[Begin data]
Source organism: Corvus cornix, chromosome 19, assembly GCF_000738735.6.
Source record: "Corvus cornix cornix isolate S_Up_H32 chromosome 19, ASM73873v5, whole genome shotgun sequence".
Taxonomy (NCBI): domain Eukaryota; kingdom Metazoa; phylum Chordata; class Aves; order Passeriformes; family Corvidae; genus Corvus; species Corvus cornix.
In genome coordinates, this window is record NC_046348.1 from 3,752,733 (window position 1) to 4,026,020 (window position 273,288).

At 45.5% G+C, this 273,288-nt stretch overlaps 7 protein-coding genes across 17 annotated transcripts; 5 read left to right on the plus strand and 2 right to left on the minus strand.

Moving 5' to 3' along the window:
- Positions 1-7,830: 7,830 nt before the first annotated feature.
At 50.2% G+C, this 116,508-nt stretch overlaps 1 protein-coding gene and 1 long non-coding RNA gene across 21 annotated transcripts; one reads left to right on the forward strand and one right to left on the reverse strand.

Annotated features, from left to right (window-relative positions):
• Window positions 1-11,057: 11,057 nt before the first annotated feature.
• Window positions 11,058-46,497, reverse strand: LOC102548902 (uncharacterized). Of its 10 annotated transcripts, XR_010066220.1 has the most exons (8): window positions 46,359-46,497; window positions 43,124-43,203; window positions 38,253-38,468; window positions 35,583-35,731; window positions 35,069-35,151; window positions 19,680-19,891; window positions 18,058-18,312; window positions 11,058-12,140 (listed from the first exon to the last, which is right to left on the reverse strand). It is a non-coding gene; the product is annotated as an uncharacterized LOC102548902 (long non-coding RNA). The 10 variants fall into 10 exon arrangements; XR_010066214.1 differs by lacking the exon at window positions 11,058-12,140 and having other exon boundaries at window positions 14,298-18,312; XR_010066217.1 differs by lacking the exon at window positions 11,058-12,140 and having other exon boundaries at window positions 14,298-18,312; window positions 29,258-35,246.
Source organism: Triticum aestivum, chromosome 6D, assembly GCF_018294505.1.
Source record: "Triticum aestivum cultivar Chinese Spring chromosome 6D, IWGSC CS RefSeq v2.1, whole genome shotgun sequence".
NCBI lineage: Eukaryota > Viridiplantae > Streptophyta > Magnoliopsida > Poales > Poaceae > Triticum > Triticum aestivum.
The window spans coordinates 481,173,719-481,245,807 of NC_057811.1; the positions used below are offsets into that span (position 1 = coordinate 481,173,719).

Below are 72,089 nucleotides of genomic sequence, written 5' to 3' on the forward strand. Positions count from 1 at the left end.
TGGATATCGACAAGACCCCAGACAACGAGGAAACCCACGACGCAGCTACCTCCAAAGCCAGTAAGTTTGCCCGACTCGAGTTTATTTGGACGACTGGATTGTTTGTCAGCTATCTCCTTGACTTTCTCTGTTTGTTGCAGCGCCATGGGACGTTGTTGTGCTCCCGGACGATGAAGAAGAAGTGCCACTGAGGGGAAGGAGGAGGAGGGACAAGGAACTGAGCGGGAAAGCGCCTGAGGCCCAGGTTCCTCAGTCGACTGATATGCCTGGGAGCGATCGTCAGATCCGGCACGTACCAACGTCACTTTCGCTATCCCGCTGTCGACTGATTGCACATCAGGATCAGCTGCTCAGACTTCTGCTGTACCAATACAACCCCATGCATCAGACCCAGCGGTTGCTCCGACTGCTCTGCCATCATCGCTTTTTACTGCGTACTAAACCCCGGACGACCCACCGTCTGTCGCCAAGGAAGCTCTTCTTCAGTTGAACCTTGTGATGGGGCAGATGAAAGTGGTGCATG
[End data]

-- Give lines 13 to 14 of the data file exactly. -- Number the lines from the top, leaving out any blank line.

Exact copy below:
Source record: "Triticum aestivum cultivar Chinese Spring chromosome 6D, IWGSC CS RefSeq v2.1, whole genome shotgun sequence".
NCBI lineage: Eukaryota > Viridiplantae > Streptophyta > Magnoliopsida > Poales > Poaceae > Triticum > Triticum aestivum.